Expectations.  We all have them.  We have them for our marriage, our homemaking, parenting and our homeschooling.  Though the dictionary tells us that expectations are the things we hope for, or consider most likely to happen, I find that more often than not, expectations are uncommunicated hopes.  We hold to an idea, and yet because we don’t communicate it, it doesn’t come to fruition and our hopes are dashed.

For example, we can have expectations on our spouse.  From our perspective we expect something to happen, it seems to us the most likely thing to happen – and yet we don’t communicate that and our spouse is thinking differently.  What we expected to happen doesn’t and we feel let down.  We then call this false expectations – but I’m not sure that the expectation was false – it just wasn’t communicated.

This can happen to us with our homeschooling too.  We set our expectations based on

  • Our beliefs – I believe my kids should enjoy books.  I believe everyone has an opinion.  I believe in parental rights.  I believe everyone can learn.
  • Our experiences – I personally love books.  I have an opinion – people around me have an opinion.  Parents have always been the final say.  I have seen the light switch on for people when they learn something.  School is my experience.
  • Our dreams – I have read about people who love books, share opinions and learn together.  I have a picture of it in my head.  It is a dream, a goal for my family to be like that.
  • Other people’s expectations (beliefs, experiences, dreams) – other people may believe school is the best model for learning, they understand university learning, other people did it a certain way and see that as normal.

Expectations aren’t wrong – uncommunicated ones are. Tweet this!

At this time of year when we start to reflect back and consider our success as a homeschooler for 2012 and looking forward with our plans for 2013 it is a really good opportunity to consider our expectations.

Unmet expectations will make us think we haven’t done too well throughout the year.

Uncommunicated (or thought through) expectations will make us set unrealistic goals for next year.

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copyright www.123rf.com

Expectations need to not only be communicated, but broken down and turned into practical, doable goals.  If we leave an idea as an expectation without turning into a goal we will never achieve it – and yet, we will still judge ourselves by it.

For example:

  • I have the hope, dream, expectation that my kids will love learning.  This will never just happen.  I need to break it down and work towards that happening.  I need to make sure that learning is happening in my life, that our home environment is stimulating, and that I recognise individual bents and work with them not against them.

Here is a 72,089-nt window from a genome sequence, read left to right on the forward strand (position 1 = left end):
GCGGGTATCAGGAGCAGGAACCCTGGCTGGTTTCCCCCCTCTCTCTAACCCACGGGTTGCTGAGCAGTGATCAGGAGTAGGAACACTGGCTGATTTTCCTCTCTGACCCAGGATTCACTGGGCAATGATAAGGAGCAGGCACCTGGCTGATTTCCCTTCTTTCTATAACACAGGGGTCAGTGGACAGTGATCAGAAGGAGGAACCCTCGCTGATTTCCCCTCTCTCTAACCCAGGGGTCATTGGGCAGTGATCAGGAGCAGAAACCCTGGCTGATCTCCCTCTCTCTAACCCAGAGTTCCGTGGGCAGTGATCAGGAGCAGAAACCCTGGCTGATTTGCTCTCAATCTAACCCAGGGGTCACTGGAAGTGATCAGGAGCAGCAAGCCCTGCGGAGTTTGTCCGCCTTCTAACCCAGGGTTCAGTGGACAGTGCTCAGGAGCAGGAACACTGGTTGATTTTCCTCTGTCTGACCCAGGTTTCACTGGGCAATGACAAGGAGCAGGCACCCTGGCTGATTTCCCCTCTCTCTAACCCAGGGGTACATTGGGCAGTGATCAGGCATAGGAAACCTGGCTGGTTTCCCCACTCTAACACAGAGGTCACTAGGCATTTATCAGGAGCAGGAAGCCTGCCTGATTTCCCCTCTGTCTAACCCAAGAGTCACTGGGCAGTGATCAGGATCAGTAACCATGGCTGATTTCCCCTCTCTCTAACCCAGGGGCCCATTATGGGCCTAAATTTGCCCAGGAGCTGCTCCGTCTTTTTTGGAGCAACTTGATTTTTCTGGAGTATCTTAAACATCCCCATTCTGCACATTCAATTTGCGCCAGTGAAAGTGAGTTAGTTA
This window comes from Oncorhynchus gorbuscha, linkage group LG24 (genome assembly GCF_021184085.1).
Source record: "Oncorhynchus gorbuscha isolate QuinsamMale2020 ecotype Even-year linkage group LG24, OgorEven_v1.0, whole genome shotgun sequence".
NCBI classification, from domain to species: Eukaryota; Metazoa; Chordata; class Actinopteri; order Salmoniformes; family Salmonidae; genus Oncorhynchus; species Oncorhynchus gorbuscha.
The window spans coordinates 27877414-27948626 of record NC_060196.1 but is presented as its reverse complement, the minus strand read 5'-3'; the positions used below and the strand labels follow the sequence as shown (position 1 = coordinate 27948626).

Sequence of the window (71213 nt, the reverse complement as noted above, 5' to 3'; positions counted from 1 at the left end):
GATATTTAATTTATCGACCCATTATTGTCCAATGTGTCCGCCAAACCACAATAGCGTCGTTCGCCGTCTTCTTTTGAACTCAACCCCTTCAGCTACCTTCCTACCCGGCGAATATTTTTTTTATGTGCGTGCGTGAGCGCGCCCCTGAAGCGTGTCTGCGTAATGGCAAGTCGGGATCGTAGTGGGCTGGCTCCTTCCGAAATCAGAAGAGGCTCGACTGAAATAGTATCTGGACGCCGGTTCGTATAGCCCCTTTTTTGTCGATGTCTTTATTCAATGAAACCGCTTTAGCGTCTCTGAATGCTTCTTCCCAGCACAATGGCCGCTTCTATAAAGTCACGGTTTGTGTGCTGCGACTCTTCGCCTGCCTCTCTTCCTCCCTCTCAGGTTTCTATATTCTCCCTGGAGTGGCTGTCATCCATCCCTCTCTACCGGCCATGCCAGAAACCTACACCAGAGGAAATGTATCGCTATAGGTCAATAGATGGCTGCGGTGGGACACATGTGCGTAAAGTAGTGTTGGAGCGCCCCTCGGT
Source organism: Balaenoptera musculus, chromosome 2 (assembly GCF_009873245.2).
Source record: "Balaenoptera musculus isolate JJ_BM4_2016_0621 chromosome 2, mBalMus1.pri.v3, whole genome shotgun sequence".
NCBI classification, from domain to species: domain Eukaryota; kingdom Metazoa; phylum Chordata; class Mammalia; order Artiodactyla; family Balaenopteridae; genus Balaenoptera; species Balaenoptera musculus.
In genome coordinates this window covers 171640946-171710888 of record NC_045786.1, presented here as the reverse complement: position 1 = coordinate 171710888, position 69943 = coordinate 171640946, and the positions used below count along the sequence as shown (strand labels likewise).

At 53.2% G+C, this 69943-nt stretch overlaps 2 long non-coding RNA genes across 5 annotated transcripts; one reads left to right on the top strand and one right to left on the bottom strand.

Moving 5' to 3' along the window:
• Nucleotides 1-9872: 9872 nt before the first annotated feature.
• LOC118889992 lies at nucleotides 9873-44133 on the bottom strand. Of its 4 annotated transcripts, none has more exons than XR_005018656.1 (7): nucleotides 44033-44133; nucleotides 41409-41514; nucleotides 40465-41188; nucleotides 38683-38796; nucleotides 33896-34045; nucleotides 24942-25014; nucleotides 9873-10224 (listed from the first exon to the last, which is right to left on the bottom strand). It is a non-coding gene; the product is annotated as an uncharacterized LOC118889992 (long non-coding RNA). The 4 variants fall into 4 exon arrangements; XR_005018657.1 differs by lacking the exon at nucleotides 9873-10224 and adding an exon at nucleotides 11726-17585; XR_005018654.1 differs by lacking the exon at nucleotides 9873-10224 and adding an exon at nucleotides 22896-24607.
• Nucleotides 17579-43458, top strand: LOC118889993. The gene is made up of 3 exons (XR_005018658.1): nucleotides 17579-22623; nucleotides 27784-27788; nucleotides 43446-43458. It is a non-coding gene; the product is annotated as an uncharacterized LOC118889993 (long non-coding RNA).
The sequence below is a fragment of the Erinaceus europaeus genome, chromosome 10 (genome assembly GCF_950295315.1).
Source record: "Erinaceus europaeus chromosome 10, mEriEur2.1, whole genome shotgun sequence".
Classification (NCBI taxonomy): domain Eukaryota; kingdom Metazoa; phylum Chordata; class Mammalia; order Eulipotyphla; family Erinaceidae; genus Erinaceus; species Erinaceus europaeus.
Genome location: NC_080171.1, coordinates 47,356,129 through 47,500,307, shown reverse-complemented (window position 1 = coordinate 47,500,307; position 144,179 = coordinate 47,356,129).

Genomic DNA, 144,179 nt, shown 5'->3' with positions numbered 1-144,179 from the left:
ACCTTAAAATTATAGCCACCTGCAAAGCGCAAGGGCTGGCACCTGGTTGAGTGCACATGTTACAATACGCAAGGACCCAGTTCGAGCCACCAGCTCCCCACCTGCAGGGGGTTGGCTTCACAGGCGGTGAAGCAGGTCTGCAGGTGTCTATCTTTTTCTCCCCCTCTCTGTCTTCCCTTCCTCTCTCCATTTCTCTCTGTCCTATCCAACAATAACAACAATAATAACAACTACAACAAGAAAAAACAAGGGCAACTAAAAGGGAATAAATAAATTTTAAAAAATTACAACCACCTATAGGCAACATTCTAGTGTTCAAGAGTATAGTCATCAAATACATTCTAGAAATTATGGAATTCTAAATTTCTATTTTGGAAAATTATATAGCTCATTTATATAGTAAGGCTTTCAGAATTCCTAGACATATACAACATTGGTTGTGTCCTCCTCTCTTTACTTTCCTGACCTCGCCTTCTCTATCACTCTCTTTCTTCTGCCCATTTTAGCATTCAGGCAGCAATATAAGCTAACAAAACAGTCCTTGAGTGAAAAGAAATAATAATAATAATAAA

• I have the hope, dream, expectation that my kids will learn to express their opinion.  This will never just happen – not with respect and tolerance unless we work on it.  I need to make sure that I bring topics to discuss to the table, and equally make sure that all my children get to express themselves and one child doesn’t hog the conversation.
  • I have the hope, dream, expectation that my kids will jump in and meet needs.  This will never happen because left to themselves kids are generally selfish in their focus.  So I need to make sure that I give them the skills to help others and help them develop a love for other people.  I can give them practice by pointing out needs and prompting them to meet them.
  • I have the hope, dream, expectation that my kids will read good books throughout the year and that they will learn from what they read.  This will never happen unless I help them choose good books and unless I give them the skill of reading to learn.

Before we set our plans for 2013, we need to give some serious thought to what are our expectations for homeschooling, what are our expectations for the coming year for each of our children and then let our plans be what we need to walk towards that.

There is the issue of false expectations we need to consider as well.  When you decided to homeschool what were your expectations?  What did you hope for, what did you consider likely to happen?

You may well have discovered that there were indeed some false expectations – they were built on false thinking and unrealistic dreams.  Have you replaced those ideas with something else or are you wafting in no-man’s land not sure of what to replace them with?  When we don’t have any expectations we stop being intentional – we waft and we are pushed around by everyone else’s expectations:  be it our spouse, our extended family, our friends, the homeschool community or the community at large.

Expectations – be false, met or unmet – will have a bit impact on how we assess our success for 2012 and how we plan for success in 2013.   We need to acknowledge our expectations to ourselves, discuss them with our spouse, pray over them, tweak them, and set goals toward meeting real honest true expectations – this way, our hopes and dreams may well show fruit in season.